Electrical energy provides great benefits to those who are connected to a grid. For the billions who are not connected to a grid, the solution is local or portable power generators. Virtually millions of small communities, remote and isolated, need small or medium generators. Fuel powered generators are high in cost per kWhr, fuel supply is risky and unreliable. The solution is generating electricity renewably, where it is needed.
Rated output, also known as Nameplate rating, is determined by the wind turbine manufacturer, based on their chosen wind speed. The rated output can be a high number or a low number, depending on the wind regime chosen for performance calculations. In its current state, there is no unified approach to wind turbine ratings, making the process capricious.
here are many niches that could be served with an off-grid, portable, renewable power generator. This discussion will focus on those that do not have reliable power as a result of not being served by an electrical grid.
The energy of a wind gust is typically 8 times that of the steady wind flow. A modern wind turbine has constraints preventing it from capturing the increased energy in a wind gust. A modern wind turbine, on average, captures 25% of the available kinetic energy from wind flow.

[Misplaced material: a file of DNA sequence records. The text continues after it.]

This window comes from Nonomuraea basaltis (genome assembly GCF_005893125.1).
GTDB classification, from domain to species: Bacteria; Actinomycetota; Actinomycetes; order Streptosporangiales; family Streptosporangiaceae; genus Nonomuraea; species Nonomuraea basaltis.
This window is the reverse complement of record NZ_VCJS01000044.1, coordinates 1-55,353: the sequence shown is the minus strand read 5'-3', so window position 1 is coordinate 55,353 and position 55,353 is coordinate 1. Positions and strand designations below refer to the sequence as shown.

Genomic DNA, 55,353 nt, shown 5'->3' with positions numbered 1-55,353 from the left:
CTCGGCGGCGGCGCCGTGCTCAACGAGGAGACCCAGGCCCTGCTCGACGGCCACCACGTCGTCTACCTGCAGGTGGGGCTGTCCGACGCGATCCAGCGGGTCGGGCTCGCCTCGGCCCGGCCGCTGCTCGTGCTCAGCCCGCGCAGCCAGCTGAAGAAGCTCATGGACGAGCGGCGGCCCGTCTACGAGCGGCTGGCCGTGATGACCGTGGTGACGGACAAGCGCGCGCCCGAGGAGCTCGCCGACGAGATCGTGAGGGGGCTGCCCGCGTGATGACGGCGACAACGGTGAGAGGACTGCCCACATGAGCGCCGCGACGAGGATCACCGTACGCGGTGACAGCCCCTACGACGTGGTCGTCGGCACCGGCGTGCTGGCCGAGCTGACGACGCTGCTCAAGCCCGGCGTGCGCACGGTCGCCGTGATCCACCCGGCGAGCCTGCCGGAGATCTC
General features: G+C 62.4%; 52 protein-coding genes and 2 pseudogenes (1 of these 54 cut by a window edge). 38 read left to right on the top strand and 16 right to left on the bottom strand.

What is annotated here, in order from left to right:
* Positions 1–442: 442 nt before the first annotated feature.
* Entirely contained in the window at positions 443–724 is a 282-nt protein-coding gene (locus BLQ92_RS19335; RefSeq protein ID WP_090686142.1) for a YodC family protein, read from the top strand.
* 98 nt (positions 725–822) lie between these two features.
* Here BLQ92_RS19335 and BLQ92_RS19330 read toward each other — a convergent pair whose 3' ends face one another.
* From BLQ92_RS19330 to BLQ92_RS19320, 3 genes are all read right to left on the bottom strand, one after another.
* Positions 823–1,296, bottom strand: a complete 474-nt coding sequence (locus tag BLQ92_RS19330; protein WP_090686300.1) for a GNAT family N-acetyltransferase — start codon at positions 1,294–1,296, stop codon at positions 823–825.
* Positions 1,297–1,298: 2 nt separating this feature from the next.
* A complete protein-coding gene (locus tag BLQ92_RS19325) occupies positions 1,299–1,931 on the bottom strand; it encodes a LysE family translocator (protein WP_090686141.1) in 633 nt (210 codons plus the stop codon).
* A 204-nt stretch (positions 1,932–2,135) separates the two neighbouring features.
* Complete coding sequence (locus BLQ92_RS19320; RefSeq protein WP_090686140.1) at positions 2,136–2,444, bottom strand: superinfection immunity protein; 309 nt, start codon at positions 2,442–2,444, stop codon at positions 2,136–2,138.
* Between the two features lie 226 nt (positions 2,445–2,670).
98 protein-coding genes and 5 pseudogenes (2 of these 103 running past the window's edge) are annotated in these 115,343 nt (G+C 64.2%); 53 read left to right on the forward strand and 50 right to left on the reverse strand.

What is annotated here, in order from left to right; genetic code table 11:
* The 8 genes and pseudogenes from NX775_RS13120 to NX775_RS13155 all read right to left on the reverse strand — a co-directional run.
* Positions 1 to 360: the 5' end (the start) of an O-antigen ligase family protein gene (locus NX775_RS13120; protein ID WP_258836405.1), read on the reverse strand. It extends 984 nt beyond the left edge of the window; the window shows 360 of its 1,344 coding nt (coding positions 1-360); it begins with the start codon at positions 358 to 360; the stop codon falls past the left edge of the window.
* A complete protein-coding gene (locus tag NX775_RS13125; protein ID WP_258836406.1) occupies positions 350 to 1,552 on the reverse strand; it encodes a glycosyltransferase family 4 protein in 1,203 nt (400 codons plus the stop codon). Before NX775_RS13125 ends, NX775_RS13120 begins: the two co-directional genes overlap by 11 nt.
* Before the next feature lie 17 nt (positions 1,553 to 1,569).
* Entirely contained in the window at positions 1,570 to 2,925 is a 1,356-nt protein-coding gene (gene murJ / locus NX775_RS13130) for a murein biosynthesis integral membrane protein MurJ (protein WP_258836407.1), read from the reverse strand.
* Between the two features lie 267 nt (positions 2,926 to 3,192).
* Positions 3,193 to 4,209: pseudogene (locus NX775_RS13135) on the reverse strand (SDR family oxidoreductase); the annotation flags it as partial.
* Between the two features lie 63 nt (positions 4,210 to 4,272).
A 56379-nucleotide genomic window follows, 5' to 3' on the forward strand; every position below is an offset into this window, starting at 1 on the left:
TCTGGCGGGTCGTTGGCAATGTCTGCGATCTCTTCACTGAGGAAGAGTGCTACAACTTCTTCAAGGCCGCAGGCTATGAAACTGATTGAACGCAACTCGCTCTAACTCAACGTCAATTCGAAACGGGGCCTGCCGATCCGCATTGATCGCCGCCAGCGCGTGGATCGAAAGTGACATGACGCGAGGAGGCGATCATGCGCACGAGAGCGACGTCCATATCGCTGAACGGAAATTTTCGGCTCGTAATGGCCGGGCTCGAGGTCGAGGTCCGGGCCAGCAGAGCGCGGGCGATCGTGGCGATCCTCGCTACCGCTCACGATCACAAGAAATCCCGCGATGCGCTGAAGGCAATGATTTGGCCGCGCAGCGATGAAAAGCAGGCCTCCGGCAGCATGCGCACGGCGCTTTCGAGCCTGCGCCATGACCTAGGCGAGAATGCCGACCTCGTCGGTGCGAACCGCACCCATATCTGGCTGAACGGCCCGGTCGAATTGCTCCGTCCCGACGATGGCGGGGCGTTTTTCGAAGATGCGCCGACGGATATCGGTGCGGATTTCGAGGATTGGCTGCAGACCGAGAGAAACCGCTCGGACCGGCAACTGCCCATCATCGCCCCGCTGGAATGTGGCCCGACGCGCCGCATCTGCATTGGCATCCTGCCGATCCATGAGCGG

Renewable energy is imperative. While no renewable source is the answer for all of our energy needs, wind energy has its attributes. Unlike the sun, wind is everywhere all the time. Wind power has become reasonably cost effective compared to other renewable forms. However, wind is not as cost effective as it should be.
The problems encountered in generating electricity from the wind and delivering the electricity to a user are numerous. This post will address the essential element of this industry, converting the kinetic energy in wind into electricity.
The area under the wind curve is critical to understanding the importance of wind machines and their ability to capture a reasonable percent of that energy.